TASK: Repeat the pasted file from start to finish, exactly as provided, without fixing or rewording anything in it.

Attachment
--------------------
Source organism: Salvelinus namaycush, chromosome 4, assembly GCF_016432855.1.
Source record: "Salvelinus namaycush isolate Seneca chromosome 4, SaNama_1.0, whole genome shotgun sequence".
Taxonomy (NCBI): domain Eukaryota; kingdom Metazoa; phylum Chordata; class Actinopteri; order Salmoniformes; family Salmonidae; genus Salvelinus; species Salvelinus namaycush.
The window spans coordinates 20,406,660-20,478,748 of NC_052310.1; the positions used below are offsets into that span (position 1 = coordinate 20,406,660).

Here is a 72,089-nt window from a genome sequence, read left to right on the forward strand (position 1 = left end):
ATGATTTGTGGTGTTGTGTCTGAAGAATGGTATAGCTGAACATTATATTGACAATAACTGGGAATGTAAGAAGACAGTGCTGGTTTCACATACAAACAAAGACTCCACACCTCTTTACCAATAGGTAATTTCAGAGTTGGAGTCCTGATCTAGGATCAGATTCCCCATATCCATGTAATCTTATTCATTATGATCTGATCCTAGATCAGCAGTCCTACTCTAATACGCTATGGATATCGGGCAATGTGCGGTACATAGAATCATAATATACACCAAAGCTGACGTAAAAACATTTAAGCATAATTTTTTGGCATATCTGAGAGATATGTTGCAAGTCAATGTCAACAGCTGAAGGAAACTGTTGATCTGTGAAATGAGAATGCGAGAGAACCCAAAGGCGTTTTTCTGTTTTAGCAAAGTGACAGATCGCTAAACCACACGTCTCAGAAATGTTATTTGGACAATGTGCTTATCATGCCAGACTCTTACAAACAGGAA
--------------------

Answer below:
Source organism: Salvelinus namaycush, chromosome 4, assembly GCF_016432855.1.
Source record: "Salvelinus namaycush isolate Seneca chromosome 4, SaNama_1.0, whole genome shotgun sequence".
Taxonomy (NCBI): domain Eukaryota; kingdom Metazoa; phylum Chordata; class Actinopteri; order Salmoniformes; family Salmonidae; genus Salvelinus; species Salvelinus namaycush.
The window spans coordinates 20,406,660-20,478,748 of NC_052310.1; the positions used below are offsets into that span (position 1 = coordinate 20,406,660).

Here is a 72,089-nt window from a genome sequence, read left to right on the forward strand (position 1 = left end):
ATGATTTGTGGTGTTGTGTCTGAAGAATGGTATAGCTGAACATTATATTGACAATAACTGGGAATGTAAGAAGACAGTGCTGGTTTCACATACAAACAAAGACTCCACACCTCTTTACCAATAGGTAATTTCAGAGTTGGAGTCCTGATCTAGGATCAGATTCCCCATATCCATGTAATCTTATTCATTATGATCTGATCCTAGATCAGCAGTCCTACTCTAATACGCTATGGATATCGGGCAATGTGCGGTACATAGAATCATAATATACACCAAAGCTGACGTAAAAACATTTAAGCATAATTTTTTGGCATATCTGAGAGATATGTTGCAAGTCAATGTCAACAGCTGAAGGAAACTGTTGATCTGTGAAATGAGAATGCGAGAGAACCCAAAGGCGTTTTTCTGTTTTAGCAAAGTGACAGATCGCTAAACCACACGTCTCAGAAATGTTATTTGGACAATGTGCTTATCATGCCAGACTCTTACAAACAGGAA